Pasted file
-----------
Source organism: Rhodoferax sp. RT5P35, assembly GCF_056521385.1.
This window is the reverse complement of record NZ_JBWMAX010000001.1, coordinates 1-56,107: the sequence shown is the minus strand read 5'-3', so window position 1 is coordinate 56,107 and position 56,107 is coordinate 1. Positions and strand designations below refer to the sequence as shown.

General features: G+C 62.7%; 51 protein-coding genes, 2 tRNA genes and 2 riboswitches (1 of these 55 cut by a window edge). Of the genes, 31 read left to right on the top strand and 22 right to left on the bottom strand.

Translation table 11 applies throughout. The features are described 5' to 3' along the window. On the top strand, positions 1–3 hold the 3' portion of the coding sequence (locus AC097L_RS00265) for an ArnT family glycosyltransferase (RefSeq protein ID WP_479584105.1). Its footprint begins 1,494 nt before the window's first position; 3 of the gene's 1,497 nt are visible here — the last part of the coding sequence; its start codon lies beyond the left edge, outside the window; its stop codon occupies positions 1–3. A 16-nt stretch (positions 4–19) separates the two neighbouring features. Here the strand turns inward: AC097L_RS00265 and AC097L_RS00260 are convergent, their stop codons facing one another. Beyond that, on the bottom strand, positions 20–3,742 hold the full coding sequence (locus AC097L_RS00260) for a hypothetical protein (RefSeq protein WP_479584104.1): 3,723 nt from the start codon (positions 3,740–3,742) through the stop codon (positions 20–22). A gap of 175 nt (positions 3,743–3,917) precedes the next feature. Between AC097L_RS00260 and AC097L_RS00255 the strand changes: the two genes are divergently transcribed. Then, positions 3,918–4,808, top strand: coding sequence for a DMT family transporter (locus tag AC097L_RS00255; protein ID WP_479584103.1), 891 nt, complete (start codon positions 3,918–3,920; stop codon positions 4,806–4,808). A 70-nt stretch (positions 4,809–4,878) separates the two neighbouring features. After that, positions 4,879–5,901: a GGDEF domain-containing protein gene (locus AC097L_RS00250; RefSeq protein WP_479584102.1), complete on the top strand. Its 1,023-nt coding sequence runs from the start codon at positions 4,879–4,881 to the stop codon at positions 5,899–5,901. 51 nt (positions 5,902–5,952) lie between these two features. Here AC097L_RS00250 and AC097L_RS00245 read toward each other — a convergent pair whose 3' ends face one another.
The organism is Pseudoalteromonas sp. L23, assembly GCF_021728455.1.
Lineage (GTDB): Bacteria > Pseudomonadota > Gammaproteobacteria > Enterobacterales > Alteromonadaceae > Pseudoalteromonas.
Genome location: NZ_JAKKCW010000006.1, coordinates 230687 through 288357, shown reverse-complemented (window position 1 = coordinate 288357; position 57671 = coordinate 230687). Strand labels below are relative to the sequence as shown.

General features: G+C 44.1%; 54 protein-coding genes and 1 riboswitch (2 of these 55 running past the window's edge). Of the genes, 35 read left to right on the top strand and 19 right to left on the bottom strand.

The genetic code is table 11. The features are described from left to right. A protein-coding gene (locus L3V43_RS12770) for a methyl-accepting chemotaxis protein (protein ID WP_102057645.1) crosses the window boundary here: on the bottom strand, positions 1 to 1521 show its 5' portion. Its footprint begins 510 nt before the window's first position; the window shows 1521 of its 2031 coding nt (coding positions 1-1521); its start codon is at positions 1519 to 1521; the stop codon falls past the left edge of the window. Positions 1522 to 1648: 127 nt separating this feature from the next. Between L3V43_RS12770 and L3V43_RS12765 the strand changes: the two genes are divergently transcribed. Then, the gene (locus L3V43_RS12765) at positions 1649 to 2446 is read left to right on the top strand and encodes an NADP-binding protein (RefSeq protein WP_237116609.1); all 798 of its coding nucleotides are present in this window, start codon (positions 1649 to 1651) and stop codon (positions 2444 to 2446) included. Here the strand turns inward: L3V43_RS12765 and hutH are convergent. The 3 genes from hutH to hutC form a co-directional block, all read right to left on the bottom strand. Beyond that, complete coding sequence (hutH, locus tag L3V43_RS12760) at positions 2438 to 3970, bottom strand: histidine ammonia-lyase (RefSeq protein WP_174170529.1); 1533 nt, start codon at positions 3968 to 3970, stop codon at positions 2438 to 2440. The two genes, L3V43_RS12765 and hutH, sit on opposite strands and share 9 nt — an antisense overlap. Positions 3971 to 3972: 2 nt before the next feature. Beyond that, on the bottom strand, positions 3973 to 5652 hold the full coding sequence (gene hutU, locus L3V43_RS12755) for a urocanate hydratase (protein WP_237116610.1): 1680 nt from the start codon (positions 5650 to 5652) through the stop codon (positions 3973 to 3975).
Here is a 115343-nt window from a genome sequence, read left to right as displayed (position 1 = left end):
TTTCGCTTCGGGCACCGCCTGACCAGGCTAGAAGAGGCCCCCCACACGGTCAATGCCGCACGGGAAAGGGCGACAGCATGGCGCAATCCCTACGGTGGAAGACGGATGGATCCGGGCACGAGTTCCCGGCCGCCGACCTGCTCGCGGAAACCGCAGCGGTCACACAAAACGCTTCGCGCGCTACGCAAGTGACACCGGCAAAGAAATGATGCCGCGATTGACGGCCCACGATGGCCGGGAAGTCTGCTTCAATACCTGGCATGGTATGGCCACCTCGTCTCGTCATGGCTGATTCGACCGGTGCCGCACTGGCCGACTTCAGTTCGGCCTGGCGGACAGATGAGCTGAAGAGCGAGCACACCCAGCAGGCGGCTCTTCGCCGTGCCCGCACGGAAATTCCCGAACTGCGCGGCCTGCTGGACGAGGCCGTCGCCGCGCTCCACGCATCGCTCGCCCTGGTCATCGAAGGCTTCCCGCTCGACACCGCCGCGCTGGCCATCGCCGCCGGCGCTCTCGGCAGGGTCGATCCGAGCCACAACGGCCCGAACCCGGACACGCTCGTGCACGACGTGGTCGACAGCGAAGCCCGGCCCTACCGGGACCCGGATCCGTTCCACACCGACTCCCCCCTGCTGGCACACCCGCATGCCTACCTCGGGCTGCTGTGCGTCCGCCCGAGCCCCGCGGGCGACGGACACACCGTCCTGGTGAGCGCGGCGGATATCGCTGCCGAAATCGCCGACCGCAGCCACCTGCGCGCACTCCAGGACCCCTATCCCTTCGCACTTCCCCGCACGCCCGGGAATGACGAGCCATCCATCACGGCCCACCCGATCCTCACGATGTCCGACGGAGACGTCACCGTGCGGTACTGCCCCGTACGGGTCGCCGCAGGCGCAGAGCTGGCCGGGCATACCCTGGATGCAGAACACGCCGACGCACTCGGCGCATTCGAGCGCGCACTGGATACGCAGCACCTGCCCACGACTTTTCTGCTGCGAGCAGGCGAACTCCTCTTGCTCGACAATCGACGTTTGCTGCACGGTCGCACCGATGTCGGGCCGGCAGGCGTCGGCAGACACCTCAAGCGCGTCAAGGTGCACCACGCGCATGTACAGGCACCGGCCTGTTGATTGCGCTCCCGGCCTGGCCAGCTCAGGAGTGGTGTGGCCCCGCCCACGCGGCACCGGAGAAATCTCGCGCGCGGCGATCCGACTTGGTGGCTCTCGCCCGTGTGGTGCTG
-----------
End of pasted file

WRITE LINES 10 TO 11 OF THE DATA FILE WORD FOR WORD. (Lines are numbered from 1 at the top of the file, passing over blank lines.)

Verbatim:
Here is a 115343-nt window from a genome sequence, read left to right as displayed (position 1 = left end):
TTTCGCTTCGGGCACCGCCTGACCAGGCTAGAAGAGGCCCCCCACACGGTCAATGCCGCACGGGAAAGGGCGACAGCATGGCGCAATCCCTACGGTGGAAGACGGATGGATCCGGGCACGAGTTCCCGGCCGCCGACCTGCTCGCGGAAACCGCAGCGGTCACACAAAACGCTTCGCGCGCTACGCAAGTGACACCGGCAAAGAAATGATGCCGCGATTGACGGCCCACGATGGCCGGGAAGTCTGCTTCAATACCTGGCATGGTATGGCCACCTCGTCTCGTCATGGCTGATTCGACCGGTGCCGCACTGGCCGACTTCAGTTCGGCCTGGCGGACAGATGAGCTGAAGAGCGAGCACACCCAGCAGGCGGCTCTTCGCCGTGCCCGCACGGAAATTCCCGAACTGCGCGGCCTGCTGGACGAGGCCGTCGCCGCGCTCCACGCATCGCTCGCCCTGGTCATCGAAGGCTTCCCGCTCGACACCGCCGCGCTGGCCATCGCCGCCGGCGCTCTCGGCAGGGTCGATCCGAGCCACAACGGCCCGAACCCGGACACGCTCGTGCACGACGTGGTCGACAGCGAAGCCCGGCCCTACCGGGACCCGGATCCGTTCCACACCGACTCCCCCCTGCTGGCACACCCGCATGCCTACCTCGGGCTGCTGTGCGTCCGCCCGAGCCCCGCGGGCGACGGACACACCGTCCTGGTGAGCGCGGCGGATATCGCTGCCGAAATCGCCGACCGCAGCCACCTGCGCGCACTCCAGGACCCCTATCCCTTCGCACTTCCCCGCACGCCCGGGAATGACGAGCCATCCATCACGGCCCACCCGATCCTCACGATGTCCGACGGAGACGTCACCGTGCGGTACTGCCCCGTACGGGTCGCCGCAGGCGCAGAGCTGGCCGGGCATACCCTGGATGCAGAACACGCCGACGCACTCGGCGCATTCGAGCGCGCACTGGATACGCAGCACCTGCCCACGACTTTTCTGCTGCGAGCAGGCGAACTCCTCTTGCTCGACAATCGACGTTTGCTGCACGGTCGCACCGATGTCGGGCCGGCAGGCGTCGGCAGACACCTCAAGCGCGTCAAGGTGCACCACGCGCATGTACAGGCACCGGCCTGTTGATTGCGCTCCCGGCCTGGCCAGCTCAGGAGTGGTGTGGCCCCGCCCACGCGGCACCGGAGAAATCTCGCGCGCGGCGATCCGACTTGGTGGCTCTCGCCCGTGTGGTGCTG